Rated: R
Runtime: 2h 3m

Vol. 16, No. 22 – July 26 – Aug 8, 2023 – A View from House Seats

by Shirley Lorraine

Richard III Reimagined in “Teenage Dick”

Imagine a world in which everyone was respected for who they are and what they can contribute to humanity. Now imagine a highly hormonal group of high schoolers as they traverse the challenging path of becoming comfortable with themselves and establishing their own identities. These two factors, while seemingly contradictory, are the basis for the Elite Theater Company’s current production of “Teenage Dick” now playing on the main stage.

Written by Mike Lew, the story is a loose reimagining of Shakespeare’s Richard III from the viewpoint of a disgruntled disabled teen and the injustices he perceives to avenge. He, himself, is contradictory, sometimes using his disability as a shield to gain extra perks and sympathies, yet sometimes using his perceived failings to fuel his insecurities and ultimately as a way for him to justify his vengeance.

An excellent student, Dick is also manipulative, bitter and self-serving in his quest to oust the current student body president, a snarky popular jock named Eddie. Eddie clearly thinks the world revolves around him and actively dismisses anyone he feels doesn’t measure up to his greatness. To add to the mix there is Clarissa, a young lady who relies on her faith to guide her in all she does and Anne, a pretty, popular, dance enthusiast who has her own sad story to tell.

Dick’s wise-cracking friend Buck is wheelchair-bound yet carries a quite different attitude about life. She accepts her limitations, collaborates well with them, and simply wants to be friends with everyone. Her wheelchair manipulation skills are impressive.

In other words, a typical day in a high school, filled with angst, doubt, insecurity and braggadocio.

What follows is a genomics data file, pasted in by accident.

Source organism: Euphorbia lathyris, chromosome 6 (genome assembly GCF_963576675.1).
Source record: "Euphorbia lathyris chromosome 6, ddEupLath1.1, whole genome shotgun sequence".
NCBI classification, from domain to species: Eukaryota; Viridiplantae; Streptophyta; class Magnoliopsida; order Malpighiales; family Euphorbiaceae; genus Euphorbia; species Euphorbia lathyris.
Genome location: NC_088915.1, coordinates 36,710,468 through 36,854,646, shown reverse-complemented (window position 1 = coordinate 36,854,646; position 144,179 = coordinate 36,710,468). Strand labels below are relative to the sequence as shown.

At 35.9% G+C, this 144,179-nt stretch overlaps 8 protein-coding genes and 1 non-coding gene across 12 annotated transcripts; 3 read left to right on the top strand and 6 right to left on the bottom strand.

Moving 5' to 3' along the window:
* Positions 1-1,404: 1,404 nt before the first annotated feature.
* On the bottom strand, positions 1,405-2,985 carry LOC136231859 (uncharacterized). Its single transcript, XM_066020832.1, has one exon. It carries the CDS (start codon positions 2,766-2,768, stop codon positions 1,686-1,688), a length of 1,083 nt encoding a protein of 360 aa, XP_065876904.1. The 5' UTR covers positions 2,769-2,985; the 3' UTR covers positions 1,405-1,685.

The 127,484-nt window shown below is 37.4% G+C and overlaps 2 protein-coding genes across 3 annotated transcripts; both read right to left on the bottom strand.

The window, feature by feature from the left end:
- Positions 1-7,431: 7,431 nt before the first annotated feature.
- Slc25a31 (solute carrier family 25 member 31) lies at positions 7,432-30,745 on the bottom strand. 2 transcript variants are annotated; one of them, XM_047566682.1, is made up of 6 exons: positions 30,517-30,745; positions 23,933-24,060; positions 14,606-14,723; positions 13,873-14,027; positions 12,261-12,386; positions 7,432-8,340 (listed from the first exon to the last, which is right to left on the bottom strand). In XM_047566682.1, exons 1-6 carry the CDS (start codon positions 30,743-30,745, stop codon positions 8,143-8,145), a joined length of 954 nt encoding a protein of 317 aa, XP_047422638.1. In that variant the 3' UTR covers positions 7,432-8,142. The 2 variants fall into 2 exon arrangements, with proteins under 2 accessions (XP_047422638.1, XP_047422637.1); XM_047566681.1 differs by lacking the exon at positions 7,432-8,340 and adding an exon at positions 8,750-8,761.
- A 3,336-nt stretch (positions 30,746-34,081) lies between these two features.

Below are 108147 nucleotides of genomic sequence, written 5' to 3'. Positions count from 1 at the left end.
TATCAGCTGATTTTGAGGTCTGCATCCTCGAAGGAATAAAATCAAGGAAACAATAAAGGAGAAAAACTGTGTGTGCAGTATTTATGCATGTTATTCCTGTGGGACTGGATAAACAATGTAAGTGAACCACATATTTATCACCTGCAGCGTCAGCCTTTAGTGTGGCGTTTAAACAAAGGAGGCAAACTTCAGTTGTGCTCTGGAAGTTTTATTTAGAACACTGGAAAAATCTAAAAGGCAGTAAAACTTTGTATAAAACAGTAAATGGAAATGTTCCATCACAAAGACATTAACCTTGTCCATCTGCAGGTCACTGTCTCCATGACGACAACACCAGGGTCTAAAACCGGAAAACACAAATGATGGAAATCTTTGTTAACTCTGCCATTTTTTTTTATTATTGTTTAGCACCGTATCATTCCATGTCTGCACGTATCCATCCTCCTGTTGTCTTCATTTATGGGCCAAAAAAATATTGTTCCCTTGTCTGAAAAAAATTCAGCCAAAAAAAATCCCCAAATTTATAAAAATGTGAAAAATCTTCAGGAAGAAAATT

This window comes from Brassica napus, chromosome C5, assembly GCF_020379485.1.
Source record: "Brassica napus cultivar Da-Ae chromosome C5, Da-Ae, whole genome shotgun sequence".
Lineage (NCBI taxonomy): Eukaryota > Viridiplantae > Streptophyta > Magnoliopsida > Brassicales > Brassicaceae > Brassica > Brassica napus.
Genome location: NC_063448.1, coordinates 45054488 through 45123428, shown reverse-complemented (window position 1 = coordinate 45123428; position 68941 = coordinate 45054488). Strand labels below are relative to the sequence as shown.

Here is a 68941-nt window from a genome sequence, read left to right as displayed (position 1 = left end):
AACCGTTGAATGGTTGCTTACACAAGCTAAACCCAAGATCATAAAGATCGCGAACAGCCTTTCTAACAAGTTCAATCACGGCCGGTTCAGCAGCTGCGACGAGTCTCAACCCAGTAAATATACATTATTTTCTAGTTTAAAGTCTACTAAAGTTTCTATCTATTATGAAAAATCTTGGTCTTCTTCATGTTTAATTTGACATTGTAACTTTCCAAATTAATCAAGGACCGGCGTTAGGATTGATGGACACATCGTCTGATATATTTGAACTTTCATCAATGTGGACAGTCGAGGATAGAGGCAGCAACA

Richard’s character delivers an admirable froth of Shakespearean quotations (some mildly paraphrased), firmly establishing yet another way he is different from the rest of the students.

The production, directed by Hayley Silvers, is partly double cast, giving many young actors an opportunity to take the stage. Check the company’s website for specifics of who plays whom on various performance dates.

Opening night’s cast featured AJ Ma as Richard, Rey Sailer as Buck and Kyra McConnell as Clarissa. Tatiana Juarez as Anne, Theo Liscotti Rodriguez as Eddie and Dolores Dyer Castellano as teacher Elizabeth remain constant throughout.

The play provides an interesting viewpoint of Shakespeare’s dastardly disabled villain in a light of introspection and the questioning minds of youth.

Castellano’s solid portrayal of the harried junior class teacher provides numerous opportunities for laughter, highlighting the thin line a teacher must tread interacting with students of all types, abilities and temperaments.

Sunday performance on July 30 features a special talk back time with the cast following the show. As in Richard III, the original, the play is harsh and disturbing, both in language and content.

Teenage Dick continues through August 21. Performances are Friday and Saturday at 8 p.m., Sundays at 2 p.m. and Thursday, August 17 at 8 p.m. Channel Islands, Oxnard.

Vol. 16, No. 22 – July 26 – Aug 8, 2023 – Movie Review

Streaming Spotlight by Cindy Summers
Plane – Prime Video

4 out of 4 palm trees